Introduction to Canvas
<canvas id="canvas1" width="500" height="500">
Canvas is perhaps the most visible part of the new HTML5 feature set, with new demos, projects, and proofs of concept appearing daily.
Canvas is a very low-level drawing surface with commands for making lines, curves, rectangles, gradients and clipping regions built in. There is very little else in the way of graphics drawing, which allows programmers to create their own methods for several basic drawing functions such as blurring, tweening, and animation. Even drawing a dotted line is something that must be done by the programmer from scratch.
Canvas is an immediate drawing surface and has no scene graph. This means that once an image or shape is drawn to it, neither the Canvas nor its drawing context have any knowledge of what was just drawn.
For instance, to draw a line and have it move around, you need to do much more than simply change the points of the line. You must clear the Canvas (or part of it) and redraw the line with the new points. This contrasts greatly with SVG, where you would simply give the line a new position and be done with it.
Browser Support and Hardware Acceleration
Canvas is supported by Firefox 1.5 and later; Opera 9 and later; and newer versions of Safari, Chrome, and Internet Explorer 9 and 10.
The latest versions of these browsers support nearly all abilities of the Canvas element. A notable exception is drawFocusRing, which no browser supports effects.
Hardware acceleration is supported in some variation by all current browsers, though the performance gains differ. It is difficult to benchmark between the modern browsers because they are changing frequently, but so far IE9 seems to consistently get the most out of having a good GPU. On a machine with a good video card it is almost always the fastest at rendering massive amounts of images or canvas-to-canvas draws.
Accelerated IE9 also renders fillRect more than twice as fast as the other major browsers, allowing for impressive 2D particle effects . Chrome often has the fastest path rendering but can be inconsistent between releases. All browsers render images and rects much faster than paths or text, so it is best to use images and rects if you can regardless of which browsers you are targeting.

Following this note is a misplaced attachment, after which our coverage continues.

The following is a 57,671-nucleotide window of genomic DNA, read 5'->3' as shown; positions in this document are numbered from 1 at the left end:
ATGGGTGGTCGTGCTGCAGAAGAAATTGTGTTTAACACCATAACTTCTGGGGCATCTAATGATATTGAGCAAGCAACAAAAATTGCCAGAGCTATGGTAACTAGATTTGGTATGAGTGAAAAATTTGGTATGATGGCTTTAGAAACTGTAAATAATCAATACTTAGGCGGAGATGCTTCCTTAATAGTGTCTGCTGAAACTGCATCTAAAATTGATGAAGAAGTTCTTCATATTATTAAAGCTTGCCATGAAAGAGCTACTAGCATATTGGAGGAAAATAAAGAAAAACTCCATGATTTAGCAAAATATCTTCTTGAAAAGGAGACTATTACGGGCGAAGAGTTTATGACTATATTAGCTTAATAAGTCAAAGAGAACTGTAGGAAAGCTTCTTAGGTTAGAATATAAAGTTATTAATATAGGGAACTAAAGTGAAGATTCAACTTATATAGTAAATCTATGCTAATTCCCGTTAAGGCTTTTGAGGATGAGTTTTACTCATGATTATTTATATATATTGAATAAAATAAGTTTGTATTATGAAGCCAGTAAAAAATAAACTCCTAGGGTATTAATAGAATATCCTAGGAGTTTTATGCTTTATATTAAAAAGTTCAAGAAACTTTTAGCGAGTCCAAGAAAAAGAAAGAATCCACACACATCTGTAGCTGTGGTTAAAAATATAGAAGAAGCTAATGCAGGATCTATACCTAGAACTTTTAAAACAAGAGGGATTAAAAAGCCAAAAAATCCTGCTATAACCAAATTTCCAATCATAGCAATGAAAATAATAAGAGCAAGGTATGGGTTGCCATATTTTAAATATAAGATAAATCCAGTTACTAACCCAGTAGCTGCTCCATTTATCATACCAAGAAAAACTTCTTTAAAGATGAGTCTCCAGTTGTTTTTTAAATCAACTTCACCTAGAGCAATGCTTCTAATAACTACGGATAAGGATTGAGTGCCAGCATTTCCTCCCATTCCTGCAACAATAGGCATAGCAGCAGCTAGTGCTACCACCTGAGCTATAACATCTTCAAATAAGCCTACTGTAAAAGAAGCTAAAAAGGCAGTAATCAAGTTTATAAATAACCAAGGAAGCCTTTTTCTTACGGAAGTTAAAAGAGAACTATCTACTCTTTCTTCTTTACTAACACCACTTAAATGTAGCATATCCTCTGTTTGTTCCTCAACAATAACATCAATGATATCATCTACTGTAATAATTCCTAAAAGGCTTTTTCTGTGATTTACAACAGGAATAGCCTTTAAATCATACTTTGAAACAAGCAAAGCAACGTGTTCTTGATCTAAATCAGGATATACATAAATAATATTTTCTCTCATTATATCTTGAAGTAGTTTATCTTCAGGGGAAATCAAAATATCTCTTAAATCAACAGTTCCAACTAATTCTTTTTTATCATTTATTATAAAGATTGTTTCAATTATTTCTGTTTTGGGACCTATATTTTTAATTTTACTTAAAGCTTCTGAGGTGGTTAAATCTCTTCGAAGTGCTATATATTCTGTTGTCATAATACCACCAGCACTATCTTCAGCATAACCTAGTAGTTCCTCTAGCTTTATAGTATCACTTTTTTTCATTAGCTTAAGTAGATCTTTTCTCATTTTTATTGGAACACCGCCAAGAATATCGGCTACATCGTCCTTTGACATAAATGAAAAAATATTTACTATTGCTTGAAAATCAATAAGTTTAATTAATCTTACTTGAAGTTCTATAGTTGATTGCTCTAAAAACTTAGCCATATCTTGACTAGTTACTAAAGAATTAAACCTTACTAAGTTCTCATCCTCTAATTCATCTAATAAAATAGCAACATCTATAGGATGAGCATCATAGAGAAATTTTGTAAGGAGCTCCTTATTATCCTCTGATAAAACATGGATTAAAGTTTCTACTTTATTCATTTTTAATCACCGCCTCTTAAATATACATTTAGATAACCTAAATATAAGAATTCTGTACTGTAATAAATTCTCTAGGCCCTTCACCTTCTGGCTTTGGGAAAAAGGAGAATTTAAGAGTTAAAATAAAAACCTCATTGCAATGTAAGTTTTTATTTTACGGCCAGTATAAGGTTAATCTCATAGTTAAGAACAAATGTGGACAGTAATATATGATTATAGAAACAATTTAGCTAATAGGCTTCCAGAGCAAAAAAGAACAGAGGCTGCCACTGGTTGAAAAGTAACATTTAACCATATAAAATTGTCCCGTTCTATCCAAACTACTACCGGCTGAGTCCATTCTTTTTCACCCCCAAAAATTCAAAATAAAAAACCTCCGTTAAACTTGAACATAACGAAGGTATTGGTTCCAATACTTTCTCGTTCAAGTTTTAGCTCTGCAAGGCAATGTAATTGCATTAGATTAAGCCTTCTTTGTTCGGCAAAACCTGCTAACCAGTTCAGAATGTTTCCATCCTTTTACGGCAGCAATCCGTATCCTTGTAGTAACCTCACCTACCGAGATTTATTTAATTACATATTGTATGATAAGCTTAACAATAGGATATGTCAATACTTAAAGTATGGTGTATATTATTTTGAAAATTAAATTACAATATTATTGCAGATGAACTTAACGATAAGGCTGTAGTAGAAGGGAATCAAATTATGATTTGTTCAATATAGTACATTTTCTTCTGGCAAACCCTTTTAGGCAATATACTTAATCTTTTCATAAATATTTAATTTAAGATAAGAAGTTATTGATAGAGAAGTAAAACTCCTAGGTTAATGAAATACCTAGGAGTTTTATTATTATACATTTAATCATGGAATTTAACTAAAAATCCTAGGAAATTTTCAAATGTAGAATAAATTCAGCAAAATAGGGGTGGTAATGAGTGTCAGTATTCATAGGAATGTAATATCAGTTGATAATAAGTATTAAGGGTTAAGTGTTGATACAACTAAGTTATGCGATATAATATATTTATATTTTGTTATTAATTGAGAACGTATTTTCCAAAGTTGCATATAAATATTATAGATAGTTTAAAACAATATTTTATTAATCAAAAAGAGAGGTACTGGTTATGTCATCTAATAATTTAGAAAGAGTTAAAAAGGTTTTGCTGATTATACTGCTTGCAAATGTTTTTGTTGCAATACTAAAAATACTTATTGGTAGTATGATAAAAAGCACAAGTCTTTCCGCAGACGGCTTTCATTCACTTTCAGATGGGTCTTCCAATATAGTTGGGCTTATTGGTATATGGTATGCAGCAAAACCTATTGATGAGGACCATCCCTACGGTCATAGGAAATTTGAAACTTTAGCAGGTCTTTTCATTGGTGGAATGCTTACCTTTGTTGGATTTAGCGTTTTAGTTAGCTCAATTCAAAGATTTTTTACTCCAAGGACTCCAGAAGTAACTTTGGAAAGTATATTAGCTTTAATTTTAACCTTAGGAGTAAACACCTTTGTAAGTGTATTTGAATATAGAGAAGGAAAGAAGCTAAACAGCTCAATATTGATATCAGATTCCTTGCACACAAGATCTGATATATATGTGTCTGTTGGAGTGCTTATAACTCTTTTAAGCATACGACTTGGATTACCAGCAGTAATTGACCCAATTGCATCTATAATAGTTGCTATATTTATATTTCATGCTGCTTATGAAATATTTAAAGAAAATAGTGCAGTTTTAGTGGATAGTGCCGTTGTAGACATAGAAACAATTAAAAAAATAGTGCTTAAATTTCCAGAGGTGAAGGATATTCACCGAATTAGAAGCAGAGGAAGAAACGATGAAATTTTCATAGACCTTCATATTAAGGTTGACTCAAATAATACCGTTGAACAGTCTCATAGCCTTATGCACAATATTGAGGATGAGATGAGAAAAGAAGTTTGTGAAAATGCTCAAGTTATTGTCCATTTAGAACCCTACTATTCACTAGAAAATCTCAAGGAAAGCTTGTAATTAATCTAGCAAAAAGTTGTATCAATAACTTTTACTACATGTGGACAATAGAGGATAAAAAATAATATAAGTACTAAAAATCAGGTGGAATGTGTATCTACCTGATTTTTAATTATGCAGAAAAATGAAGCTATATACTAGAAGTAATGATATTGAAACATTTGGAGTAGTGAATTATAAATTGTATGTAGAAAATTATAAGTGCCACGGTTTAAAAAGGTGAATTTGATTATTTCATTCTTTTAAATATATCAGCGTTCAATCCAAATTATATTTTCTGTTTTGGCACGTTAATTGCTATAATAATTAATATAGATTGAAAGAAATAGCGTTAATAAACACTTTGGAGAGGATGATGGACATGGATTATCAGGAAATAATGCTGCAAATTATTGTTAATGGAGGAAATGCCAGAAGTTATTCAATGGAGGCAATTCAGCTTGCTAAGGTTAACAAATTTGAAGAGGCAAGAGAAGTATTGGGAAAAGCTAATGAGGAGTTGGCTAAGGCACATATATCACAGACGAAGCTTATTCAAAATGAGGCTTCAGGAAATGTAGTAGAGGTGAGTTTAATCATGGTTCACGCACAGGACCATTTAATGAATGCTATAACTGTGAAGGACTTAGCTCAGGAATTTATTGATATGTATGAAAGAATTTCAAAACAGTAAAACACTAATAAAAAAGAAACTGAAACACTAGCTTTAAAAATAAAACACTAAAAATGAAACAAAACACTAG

|Support||• All modern versions of Chrome, Safari, Firefox, and Opera have at least some support. Internet Explorer 9+ has support. Almost all modern smart phones.
• Internet Explorer 7 and 8 have limited support through the excanvas library.
• Rapidly growing in popularity
|• SVG support in all modern browsers. Almost all modern smart phones.|
|Statefulness||• Bitmapped, immediate drawing surface
• Shapes are drawn and nothing is remembered about their state.
|• Vector-based, retained drawing surface
• Every drawn shape is a DOM object.
|Other Considerations||• Generally faster
• All event handling and statefulness must be programmed yourself.
• Canvas will be effectively disabled (rendering nothing) if scripting is disabled.
|• Generally slower, especially past 10,000 objects.
• Since all SVG elements are DOM objects, statefulness is built in and event handling is much easier.
• Easier for a designer to work with, many programs such as Illustrator can output SVG
• SVG has built-in support for animation.
|Accessibility||• Difficult to interface with other DOM objects
• Working with text can be difficult.
• Recreating text-based DOM element functionality is strongly advised against, even in the specification itself.
• Cannot operate when scripting is disabled.
|• All SVG objects are already DOM objects.
• Text is searchable by the browser and web crawlers.
|Best suited for||• Games, fast graphics
• Very large amounts of objects
• Creating high-performance content